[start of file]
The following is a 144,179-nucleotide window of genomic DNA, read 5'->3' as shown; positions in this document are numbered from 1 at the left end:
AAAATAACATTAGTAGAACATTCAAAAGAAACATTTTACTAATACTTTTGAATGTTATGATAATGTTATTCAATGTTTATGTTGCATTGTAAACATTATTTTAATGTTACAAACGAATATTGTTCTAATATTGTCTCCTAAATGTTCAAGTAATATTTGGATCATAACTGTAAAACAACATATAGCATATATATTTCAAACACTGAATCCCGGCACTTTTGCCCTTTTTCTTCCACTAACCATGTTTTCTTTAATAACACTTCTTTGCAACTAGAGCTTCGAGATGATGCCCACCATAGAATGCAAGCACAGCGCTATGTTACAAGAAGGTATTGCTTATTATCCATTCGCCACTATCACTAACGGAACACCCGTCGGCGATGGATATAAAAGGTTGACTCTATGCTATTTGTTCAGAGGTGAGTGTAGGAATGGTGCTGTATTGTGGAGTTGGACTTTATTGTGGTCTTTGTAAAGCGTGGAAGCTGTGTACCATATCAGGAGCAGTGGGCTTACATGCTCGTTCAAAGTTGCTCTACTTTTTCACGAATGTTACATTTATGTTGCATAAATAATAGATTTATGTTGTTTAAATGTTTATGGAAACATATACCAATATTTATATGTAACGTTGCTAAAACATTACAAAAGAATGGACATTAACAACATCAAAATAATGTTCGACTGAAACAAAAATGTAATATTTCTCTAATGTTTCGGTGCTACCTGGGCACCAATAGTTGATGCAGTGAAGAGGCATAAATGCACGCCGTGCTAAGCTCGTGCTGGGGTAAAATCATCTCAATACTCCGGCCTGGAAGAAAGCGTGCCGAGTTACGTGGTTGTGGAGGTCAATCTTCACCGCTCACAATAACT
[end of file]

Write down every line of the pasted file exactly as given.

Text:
The following is a 144,179-nucleotide window of genomic DNA, read 5'->3' as shown; positions in this document are numbered from 1 at the left end:
AAAATAACATTAGTAGAACATTCAAAAGAAACATTTTACTAATACTTTTGAATGTTATGATAATGTTATTCAATGTTTATGTTGCATTGTAAACATTATTTTAATGTTACAAACGAATATTGTTCTAATATTGTCTCCTAAATGTTCAAGTAATATTTGGATCATAACTGTAAAACAACATATAGCATATATATTTCAAACACTGAATCCCGGCACTTTTGCCCTTTTTCTTCCACTAACCATGTTTTCTTTAATAACACTTCTTTGCAACTAGAGCTTCGAGATGATGCCCACCATAGAATGCAAGCACAGCGCTATGTTACAAGAAGGTATTGCTTATTATCCATTCGCCACTATCACTAACGGAACACCCGTCGGCGATGGATATAAAAGGTTGACTCTATGCTATTTGTTCAGAGGTGAGTGTAGGAATGGTGCTGTATTGTGGAGTTGGACTTTATTGTGGTCTTTGTAAAGCGTGGAAGCTGTGTACCATATCAGGAGCAGTGGGCTTACATGCTCGTTCAAAGTTGCTCTACTTTTTCACGAATGTTACATTTATGTTGCATAAATAATAGATTTATGTTGTTTAAATGTTTATGGAAACATATACCAATATTTATATGTAACGTTGCTAAAACATTACAAAAGAATGGACATTAACAACATCAAAATAATGTTCGACTGAAACAAAAATGTAATATTTCTCTAATGTTTCGGTGCTACCTGGGCACCAATAGTTGATGCAGTGAAGAGGCATAAATGCACGCCGTGCTAAGCTCGTGCTGGGGTAAAATCATCTCAATACTCCGGCCTGGAAGAAAGCGTGCCGAGTTACGTGGTTGTGGAGGTCAATCTTCACCGCTCACAATAACT